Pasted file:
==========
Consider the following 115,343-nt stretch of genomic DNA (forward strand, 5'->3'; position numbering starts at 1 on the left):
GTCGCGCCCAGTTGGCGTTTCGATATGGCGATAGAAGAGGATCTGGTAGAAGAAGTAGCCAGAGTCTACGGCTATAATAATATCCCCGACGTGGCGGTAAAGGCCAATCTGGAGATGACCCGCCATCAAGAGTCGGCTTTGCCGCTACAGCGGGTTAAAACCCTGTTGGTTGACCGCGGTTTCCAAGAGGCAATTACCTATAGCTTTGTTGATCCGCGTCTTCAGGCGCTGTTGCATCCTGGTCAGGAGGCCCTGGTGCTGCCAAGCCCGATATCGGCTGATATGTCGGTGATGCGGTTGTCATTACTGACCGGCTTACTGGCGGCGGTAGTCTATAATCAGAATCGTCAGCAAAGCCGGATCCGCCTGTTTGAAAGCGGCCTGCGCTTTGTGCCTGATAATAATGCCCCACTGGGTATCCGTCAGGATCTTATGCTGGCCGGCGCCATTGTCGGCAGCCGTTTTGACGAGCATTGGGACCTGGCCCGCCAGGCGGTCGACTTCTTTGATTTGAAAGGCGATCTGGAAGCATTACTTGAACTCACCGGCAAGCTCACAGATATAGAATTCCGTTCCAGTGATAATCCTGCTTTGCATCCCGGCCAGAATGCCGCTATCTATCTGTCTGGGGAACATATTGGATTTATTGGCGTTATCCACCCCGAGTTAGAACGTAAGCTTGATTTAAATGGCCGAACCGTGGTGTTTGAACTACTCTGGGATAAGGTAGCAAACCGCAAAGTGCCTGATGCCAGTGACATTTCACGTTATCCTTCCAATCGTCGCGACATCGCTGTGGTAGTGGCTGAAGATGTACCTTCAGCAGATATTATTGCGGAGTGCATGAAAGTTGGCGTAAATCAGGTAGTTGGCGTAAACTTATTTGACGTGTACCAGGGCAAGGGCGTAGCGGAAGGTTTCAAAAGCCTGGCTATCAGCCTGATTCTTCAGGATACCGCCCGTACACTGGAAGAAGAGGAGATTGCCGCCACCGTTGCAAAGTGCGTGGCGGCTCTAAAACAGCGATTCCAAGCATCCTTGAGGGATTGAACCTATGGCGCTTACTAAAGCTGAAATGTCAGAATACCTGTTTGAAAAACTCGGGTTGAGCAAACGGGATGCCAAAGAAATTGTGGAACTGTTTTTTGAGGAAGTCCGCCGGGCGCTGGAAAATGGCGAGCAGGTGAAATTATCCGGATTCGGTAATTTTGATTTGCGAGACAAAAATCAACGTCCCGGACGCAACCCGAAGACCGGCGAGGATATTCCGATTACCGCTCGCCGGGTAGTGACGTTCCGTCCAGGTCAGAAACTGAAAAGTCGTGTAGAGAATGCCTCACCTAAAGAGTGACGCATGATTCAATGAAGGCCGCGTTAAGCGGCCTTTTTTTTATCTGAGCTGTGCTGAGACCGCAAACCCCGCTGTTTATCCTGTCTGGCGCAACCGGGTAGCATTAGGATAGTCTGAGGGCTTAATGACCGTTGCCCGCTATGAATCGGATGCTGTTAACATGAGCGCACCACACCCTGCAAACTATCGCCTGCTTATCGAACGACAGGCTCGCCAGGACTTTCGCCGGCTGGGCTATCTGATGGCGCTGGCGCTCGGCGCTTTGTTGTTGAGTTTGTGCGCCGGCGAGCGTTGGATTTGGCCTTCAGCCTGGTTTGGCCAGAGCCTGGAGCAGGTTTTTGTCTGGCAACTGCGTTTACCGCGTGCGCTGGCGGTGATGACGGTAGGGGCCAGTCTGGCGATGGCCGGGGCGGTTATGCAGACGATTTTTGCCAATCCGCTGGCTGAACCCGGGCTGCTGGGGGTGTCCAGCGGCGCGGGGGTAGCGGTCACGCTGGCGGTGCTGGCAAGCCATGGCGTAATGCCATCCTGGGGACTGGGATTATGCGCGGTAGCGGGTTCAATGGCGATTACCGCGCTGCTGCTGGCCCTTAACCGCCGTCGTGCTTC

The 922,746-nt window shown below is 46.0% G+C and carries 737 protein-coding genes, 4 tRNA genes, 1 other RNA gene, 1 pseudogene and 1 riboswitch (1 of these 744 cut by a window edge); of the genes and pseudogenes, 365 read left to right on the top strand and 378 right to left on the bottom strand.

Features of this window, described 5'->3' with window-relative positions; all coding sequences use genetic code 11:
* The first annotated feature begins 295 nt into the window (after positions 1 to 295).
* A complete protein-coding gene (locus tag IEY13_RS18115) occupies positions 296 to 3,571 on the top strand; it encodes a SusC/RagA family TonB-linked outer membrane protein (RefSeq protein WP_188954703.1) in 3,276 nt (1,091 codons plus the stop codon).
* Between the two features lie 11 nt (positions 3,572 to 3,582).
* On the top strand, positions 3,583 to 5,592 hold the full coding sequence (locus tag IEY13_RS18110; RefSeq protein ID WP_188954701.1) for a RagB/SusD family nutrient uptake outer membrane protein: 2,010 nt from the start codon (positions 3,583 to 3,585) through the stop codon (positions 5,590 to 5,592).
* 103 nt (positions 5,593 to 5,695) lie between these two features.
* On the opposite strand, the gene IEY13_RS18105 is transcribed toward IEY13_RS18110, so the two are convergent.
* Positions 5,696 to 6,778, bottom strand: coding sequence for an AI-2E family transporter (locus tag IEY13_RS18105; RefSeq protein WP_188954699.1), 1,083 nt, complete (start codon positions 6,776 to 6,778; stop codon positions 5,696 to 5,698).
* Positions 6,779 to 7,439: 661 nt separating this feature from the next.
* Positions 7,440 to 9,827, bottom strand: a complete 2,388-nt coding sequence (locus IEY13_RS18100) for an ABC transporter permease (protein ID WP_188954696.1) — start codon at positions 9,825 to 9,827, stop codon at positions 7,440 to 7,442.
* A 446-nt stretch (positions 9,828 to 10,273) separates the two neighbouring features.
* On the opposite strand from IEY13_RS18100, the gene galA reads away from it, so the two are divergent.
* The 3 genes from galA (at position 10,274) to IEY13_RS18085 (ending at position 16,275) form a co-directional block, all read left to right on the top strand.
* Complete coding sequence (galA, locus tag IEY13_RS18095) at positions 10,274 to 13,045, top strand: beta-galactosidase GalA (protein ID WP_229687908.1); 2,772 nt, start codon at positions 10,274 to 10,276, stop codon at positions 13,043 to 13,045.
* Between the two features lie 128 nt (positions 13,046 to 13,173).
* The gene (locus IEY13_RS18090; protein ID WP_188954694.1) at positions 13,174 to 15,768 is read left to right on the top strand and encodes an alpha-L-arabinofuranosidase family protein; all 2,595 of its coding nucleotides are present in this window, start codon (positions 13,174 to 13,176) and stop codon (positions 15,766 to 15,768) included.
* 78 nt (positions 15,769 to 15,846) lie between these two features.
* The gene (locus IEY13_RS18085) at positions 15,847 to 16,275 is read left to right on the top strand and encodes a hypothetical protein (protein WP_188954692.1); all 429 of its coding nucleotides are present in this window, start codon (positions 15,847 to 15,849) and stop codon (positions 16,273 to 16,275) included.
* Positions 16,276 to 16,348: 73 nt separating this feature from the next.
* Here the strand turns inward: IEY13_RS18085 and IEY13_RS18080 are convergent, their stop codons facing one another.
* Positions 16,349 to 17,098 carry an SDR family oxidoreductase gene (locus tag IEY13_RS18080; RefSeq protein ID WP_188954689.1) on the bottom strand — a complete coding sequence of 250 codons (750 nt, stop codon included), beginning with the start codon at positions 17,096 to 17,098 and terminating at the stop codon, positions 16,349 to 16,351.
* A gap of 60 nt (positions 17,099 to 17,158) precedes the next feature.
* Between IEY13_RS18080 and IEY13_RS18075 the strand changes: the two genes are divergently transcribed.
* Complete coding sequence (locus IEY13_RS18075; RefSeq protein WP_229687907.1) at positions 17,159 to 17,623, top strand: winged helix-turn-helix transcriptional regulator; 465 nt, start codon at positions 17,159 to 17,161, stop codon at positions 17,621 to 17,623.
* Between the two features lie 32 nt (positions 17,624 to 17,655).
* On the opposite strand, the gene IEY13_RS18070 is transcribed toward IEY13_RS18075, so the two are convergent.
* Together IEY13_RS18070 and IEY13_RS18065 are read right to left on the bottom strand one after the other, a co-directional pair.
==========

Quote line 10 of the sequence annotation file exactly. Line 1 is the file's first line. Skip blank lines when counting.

* On the opposite strand, the gene IEY13_RS18105 is transcribed toward IEY13_RS18110, so the two are convergent.